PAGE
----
War of the Rebellion: Serial 107 Page 0732 MD., E. N. C., PA., VA., EXCEPT S. W., & W. VA.

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[CHAP. LXIII.

enemy should be made known to Captain Rodgers, commanding the Tioga and the co-operating fleet, and also of the location of the troops and batteries, and in case of a strong attack the pickets should retire in a manner known to him, so as not to be fired upon by his guns. The commanding officer will report by signal to the commanding general all information of importance, and send in every morning a report of what has passed through the preceding twenty - four hours. He will send here all persons arrested or coming into the lins. This letter will be delivered to the commanding officer who succeeds you.

Very respectfully, your obedient servant,

FRED. T. LOCKE,

Assistant Adjutant - General.

[11.]

SPECIAL ORDERS,

HEADQUARTERS ARMY OF VIRGINIA, Numbers 35.

Near Sperrville, Va., August 5, 1862.

* * * * * * *

V. Major - General Banks, commanding Second Corps d' Armee, will move his command tomorrow to some point near Hazel River on the pike between Sperryville and Culpeper. He will there encamp the command and await further orders.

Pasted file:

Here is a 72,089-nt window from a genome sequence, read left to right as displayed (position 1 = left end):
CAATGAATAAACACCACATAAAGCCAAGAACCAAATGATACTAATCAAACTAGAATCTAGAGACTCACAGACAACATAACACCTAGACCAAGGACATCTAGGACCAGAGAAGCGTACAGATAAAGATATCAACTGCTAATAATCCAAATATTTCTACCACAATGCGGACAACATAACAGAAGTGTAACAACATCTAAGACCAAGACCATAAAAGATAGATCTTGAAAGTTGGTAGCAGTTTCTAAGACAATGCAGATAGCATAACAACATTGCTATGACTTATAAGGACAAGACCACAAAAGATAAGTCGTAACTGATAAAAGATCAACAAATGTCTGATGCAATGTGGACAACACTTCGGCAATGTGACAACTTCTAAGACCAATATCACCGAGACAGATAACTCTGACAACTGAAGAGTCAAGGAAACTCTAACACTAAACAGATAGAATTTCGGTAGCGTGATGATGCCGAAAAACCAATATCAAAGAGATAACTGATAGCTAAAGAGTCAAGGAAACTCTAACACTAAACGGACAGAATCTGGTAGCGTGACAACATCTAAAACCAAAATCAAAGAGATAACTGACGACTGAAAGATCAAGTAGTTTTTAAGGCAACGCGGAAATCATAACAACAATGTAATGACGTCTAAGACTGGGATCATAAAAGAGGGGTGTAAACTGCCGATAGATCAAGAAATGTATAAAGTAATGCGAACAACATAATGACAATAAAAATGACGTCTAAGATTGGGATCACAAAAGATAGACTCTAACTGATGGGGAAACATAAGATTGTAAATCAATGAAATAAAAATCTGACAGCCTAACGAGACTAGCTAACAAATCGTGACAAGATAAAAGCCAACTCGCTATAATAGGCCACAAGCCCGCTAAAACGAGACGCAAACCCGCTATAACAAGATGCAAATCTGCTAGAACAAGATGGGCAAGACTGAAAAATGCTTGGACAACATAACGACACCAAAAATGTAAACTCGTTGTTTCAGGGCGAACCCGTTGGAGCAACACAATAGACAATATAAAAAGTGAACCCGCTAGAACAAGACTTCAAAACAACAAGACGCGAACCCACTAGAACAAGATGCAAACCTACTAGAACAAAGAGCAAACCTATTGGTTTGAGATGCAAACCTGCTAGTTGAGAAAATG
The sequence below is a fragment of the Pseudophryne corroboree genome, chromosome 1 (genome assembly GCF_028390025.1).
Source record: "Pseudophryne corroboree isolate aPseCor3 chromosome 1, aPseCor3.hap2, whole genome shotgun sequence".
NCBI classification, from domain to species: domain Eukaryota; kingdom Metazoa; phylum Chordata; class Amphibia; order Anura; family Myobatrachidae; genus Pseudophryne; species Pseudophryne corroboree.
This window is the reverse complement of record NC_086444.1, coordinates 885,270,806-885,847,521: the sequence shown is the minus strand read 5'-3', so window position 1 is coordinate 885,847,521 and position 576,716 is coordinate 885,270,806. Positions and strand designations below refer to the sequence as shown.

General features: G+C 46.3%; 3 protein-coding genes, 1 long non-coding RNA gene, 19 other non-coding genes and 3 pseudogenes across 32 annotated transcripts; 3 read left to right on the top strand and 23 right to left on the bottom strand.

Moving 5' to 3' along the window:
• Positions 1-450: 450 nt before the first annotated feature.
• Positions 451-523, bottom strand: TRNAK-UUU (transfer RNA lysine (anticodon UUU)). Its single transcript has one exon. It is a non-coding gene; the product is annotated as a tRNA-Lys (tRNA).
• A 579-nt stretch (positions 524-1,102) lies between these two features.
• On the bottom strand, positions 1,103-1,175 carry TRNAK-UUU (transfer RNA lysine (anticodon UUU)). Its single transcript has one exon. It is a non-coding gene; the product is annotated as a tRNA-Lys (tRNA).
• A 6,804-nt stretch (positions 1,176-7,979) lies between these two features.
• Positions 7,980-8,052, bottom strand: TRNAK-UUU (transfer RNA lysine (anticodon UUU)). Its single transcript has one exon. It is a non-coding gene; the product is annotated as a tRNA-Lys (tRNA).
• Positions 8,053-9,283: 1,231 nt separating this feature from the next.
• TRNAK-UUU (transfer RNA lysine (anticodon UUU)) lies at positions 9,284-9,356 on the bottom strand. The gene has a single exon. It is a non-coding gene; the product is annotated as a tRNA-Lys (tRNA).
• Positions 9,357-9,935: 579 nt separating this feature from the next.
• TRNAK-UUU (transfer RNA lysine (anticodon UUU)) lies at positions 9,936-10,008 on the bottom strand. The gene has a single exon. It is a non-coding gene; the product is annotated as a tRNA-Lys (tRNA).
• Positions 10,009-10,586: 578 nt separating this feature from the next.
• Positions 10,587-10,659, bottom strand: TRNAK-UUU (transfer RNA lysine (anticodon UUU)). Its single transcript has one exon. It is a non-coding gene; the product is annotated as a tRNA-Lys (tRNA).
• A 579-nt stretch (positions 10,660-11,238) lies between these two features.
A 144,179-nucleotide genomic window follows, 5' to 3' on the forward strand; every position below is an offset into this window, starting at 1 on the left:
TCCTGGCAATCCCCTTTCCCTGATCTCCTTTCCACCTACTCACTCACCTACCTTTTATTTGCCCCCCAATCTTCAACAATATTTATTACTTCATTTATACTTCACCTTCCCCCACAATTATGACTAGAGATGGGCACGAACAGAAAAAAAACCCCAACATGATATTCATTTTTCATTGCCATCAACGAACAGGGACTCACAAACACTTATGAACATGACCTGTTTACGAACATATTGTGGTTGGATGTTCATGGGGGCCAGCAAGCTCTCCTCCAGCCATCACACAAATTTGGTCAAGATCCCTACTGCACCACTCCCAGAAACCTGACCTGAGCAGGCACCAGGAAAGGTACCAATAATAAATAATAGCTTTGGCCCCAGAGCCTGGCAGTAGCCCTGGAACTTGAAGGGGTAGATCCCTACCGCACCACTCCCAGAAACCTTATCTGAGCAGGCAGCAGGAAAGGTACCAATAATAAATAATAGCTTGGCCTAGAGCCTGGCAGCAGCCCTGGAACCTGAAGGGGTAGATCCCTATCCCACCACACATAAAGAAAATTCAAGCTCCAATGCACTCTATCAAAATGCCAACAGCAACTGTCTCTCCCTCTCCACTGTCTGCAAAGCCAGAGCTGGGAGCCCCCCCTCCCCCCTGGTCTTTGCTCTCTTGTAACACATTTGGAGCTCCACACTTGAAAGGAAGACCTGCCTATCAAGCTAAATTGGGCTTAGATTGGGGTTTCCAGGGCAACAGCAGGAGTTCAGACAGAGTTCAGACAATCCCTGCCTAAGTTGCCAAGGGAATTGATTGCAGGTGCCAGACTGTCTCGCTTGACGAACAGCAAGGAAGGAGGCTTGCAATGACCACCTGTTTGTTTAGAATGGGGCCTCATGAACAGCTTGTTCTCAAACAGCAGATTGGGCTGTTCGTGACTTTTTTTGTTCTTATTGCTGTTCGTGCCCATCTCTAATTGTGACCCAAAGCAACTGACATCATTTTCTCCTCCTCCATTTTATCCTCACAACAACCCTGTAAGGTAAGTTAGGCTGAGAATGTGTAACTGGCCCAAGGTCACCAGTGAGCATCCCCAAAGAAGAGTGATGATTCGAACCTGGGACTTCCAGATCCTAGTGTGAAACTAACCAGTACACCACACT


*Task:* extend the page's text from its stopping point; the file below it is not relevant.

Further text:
* * * * * * *

By command of Major - General Pope:

R. O. SELFRIDGE,

Assistant Adjutant - General.

[12.]

HDQRS. THIRD ARMY CORPS, ARMY OF VIRGINIA,

Warrneton Springs, August 5, 1862.

Colonel DUFFIE,

First Rhode Island Cavalry, Rappahannock Station:

COLONEL:

You will march tomorrow morning with your regiment to within a mile of Culpeper Court - House, being governed in selecting the place for your camp by the advantages it affords for your horses, &c.

Respectfully,

ED. SCHRIVER,

Colonel and Chief of Staff.

[12.]

HEADQUARTERS FIFTH ARMY CORPS,

Harrison's Landing, Va., August 6, 1862.

Brigadier General D. BUTTERFIELD,

Commander Coggins' Point, Va.:

GENERAL: I have directed General Morell to send you two regiments or more, to nake at least 1, 000 men. Whit the force at yor disposal I wish you to attack the enemy at brick church and destroy or capture them os possible. Leave at the brast works a good support for the artillery and to hols the intrenchments. Use the cavalry to watch your flanks and extende reconnaissances on other roads. Since taking the initiative we have the morale over the enemy, and I doubt not, with the vim of the old division, your command will maintain it and inflict a severe blow of the enemy will stand long enough. The regiments will cross the river at 12 o' clock, when the water is high enough